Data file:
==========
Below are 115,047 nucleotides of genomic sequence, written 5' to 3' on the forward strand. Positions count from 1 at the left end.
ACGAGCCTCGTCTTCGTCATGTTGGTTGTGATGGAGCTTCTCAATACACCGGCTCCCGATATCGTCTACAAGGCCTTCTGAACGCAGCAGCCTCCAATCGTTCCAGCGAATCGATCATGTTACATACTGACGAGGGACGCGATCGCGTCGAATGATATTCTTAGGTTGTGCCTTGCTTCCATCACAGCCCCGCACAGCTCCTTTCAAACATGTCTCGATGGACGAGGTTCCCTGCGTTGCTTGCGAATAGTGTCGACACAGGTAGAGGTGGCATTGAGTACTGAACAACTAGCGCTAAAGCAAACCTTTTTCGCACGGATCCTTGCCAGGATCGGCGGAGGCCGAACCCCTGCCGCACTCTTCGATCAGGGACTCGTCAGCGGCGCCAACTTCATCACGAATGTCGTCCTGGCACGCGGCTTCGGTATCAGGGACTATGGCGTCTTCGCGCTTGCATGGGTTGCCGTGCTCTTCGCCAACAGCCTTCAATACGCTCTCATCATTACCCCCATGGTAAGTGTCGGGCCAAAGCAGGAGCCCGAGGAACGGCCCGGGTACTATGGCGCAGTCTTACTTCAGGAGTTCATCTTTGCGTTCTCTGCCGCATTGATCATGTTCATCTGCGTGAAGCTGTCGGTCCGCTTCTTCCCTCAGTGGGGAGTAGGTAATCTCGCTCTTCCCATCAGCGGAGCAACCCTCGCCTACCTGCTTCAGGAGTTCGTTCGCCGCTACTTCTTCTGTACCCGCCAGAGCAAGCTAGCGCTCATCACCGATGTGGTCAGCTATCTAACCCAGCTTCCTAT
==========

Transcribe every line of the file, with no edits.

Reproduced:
Below are 115,047 nucleotides of genomic sequence, written 5' to 3' on the forward strand. Positions count from 1 at the left end.
ACGAGCCTCGTCTTCGTCATGTTGGTTGTGATGGAGCTTCTCAATACACCGGCTCCCGATATCGTCTACAAGGCCTTCTGAACGCAGCAGCCTCCAATCGTTCCAGCGAATCGATCATGTTACATACTGACGAGGGACGCGATCGCGTCGAATGATATTCTTAGGTTGTGCCTTGCTTCCATCACAGCCCCGCACAGCTCCTTTCAAACATGTCTCGATGGACGAGGTTCCCTGCGTTGCTTGCGAATAGTGTCGACACAGGTAGAGGTGGCATTGAGTACTGAACAACTAGCGCTAAAGCAAACCTTTTTCGCACGGATCCTTGCCAGGATCGGCGGAGGCCGAACCCCTGCCGCACTCTTCGATCAGGGACTCGTCAGCGGCGCCAACTTCATCACGAATGTCGTCCTGGCACGCGGCTTCGGTATCAGGGACTATGGCGTCTTCGCGCTTGCATGGGTTGCCGTGCTCTTCGCCAACAGCCTTCAATACGCTCTCATCATTACCCCCATGGTAAGTGTCGGGCCAAAGCAGGAGCCCGAGGAACGGCCCGGGTACTATGGCGCAGTCTTACTTCAGGAGTTCATCTTTGCGTTCTCTGCCGCATTGATCATGTTCATCTGCGTGAAGCTGTCGGTCCGCTTCTTCCCTCAGTGGGGAGTAGGTAATCTCGCTCTTCCCATCAGCGGAGCAACCCTCGCCTACCTGCTTCAGGAGTTCGTTCGCCGCTACTTCTTCTGTACCCGCCAGAGCAAGCTAGCGCTCATCACCGATGTGGTCAGCTATCTAACCCAGCTTCCTAT